2. The turnover of the perfumed hair-oil manufactured and sold by the assessee was assessed at 10 per cent as in the opinion of the Sales Tax Officer it was covered by the entry in Notification No. ST-7094 dated 1st October, 1965. The assessee being unsuccessful in appeal filed revision which was allowed as the Judge (Revisions) was of the view that perfumed hair-oil was included in the term 'oils of all kinds', which was taxable at 3 per cent in the hands of manufacturers. The question raised in this reference is not free from difficulty. The test that would be applied in interpreting entries in the notification under the Sales Tax Act is of popular parlance in commercial circle. Perfumed hair-oil is an item which to our minds falls under both the notifications. It is as much covered in the heading of 'oils of all kinds' as under 'cosmetics and toilet requisites'. No dictionary or any test of popular parlance is needed to hold that perfumed hair-oil is covered by the entry 'oils of all kinds'. Similarly, it is well-known that perfumed hair-oil is an item of cosmetic and toilet requisite. This phrase has been the subject-matter of interpretation in two Supreme Court decisions reported in Sarin Chemical Laboratory v. Commissioner of Sales Tax  26 S.T.C. 339 (S.C.) and State of Gujarat v. Prakash Trading Company  30 S.T.C 348 (S.C.). 'Hair-oil', as the expression itself indicates, is used for dressing hair. Its object is not only to keep the hair tidy, promote its growth, check baldness but also to beautify appearance. As such, there can hardly be any controversy that it is squarely covered by the entry 'cosmetics and toilet requisites'. Reliance on the principle generalibus specialia derogant has been placed by both the sides. In our opinion, both the entries are general in nature and have been expressed in widest terms. One of the tests in such circumstances is to find out the legislative intent from a perusal of various notifications issued from time to time. Notification No. ST-119 dated 7th June, 1948, exempts edible oil pressed on ghanis. The other Notification No. ST-117 dated 8th June, 1948, levies tax on oils of all kinds at 6 pies whereas edible oil is taxed at 3 pies. This shows that oil has been classified into two categories, i. e., edible oils and oils of all kinds. Edible oil has further been sub-classified as edible oil and edible oil pressed on ghanis by human and animal labour. The latter has either been exempt or taxed at a very low rate. This classification has been maintained from 1948 till today. The first notification regarding cosmetics and toilet requisites was issued on 1st July, 1948 and it was taxed at 9 pies. This was enhanced in 1956 to one anna. From 1956 to 1961 by Notification No. ST-905 dated 31st March, 1956, both oils of all kinds and cosmetics and toilet requisites were taxable at the same rate. From 1961 cosmetics and toilet requisites became taxable at 7 paise which was enhanced to 10 paise in 1965. A close look at the notification issued in 1948 would indicate that lesser rates were applied to goods which were more in demand by the common man, whereas higher rate was imposed on goods which were required by the middle class and still higher rate was applied to articles used by the affluent persons in society. For instance, edible oils, tanned leather, sugar, etc., were taxed at 3 pies, cotton yarn manufactured by mills, cloth manufactured by mills, woollen goods, leather goods, etc., were taxed at 6 pies, silk, linen, glassware, paints at 9 pies, motor vehicles, refrigerators, scents and perfumes were taxed at one anna. The pattern which is discernible has always been maintained. Keeping the classification in view, it would be more appropriate to treat perfumed hair-oil as cosmetic and toilet requisite. It is an item which is generally used by persons in the middle class and higher strata of society. There is yet another reason which impels us to hold that perfumed hair-oil is taxable at 10 per cent. Scents and perfumes, from the very beginning, have been taxed at higher rate. From 1948 to 1961 they were taxable at one anna and from 1961 onwards, became taxable at 7 paise, the rate at which the cosmetic and toilet requisite was taxable. Perfumed hair-oil apart from becoming exigible to higher tax becomes an item different from oils of all kinds. It appears oils which have any other distinctive characteristic have been treated differently, for example, coconut oil, kerosene oil, diesel oil, etc. We are of the opinion that after the addition of perfume, hair-oil acquires a distinctive character of becoming a cosmetic and toilet requisite. It has been strenuously urged for the assessee that a perusal of Notification No. ST-8492 dated 30th September, 1969, read with ST-8490 dated 30th September, 1969, would demonstrate that perfumed hair-oil was always understood as being an item covered 'by oils of all kinds'. Its exclusion from the earlier notification indicates that before 1969 it was always intended to be included in it. The argument is attractive and not without force. The court below has also taken the same view. In our opinion, this is a colourless circumstance, for sometimes the word 'include' is used by the legislature not to extend the meaning of a word but to give an exhaustive meaning of the word by way of clarification. The Privy Council in Dilworth v. Commissioner of Stamps1, referring to the meaning of the word 'include' in certain circumstances, observed thus:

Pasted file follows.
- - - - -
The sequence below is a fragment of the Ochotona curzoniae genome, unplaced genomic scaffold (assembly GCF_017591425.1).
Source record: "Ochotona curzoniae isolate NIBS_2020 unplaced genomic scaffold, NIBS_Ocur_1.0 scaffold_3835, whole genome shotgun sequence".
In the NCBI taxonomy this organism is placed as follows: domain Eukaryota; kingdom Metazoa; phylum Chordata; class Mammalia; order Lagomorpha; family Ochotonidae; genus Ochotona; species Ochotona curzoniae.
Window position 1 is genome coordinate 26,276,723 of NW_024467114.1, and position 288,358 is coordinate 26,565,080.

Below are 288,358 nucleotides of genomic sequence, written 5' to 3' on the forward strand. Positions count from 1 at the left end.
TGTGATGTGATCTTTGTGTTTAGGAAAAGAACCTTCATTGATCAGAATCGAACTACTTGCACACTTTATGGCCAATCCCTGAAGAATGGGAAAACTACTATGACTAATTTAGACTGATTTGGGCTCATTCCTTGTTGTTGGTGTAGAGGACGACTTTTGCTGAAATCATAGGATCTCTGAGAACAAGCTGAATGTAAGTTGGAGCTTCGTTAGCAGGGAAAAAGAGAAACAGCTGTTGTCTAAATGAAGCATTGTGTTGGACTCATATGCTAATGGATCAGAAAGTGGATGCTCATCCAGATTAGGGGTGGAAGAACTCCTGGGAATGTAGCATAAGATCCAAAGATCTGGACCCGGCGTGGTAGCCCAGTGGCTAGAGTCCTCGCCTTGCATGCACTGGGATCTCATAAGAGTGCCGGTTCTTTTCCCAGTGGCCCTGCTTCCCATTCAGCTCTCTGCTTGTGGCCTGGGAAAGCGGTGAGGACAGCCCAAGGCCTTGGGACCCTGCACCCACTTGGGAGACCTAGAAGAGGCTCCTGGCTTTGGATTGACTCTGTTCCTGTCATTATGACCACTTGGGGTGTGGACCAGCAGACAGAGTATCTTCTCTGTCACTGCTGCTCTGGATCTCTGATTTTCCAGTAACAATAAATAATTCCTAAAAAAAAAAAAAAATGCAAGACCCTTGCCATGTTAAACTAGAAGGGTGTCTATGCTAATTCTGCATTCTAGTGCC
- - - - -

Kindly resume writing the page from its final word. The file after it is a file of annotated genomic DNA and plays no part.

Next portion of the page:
But the word 'include' is susceptible of another construction, which may become imperative, if the context of the Act is sufficient to show that it was not merely employed for the purpose of adding to the natural significance of the words or expressions defined. It may be equivalent to 'mean and include' and, in that case, it may afford an exhaustive explanation of the meaning which, for the purposes of the Act, must invariably be attached to these words or expressions.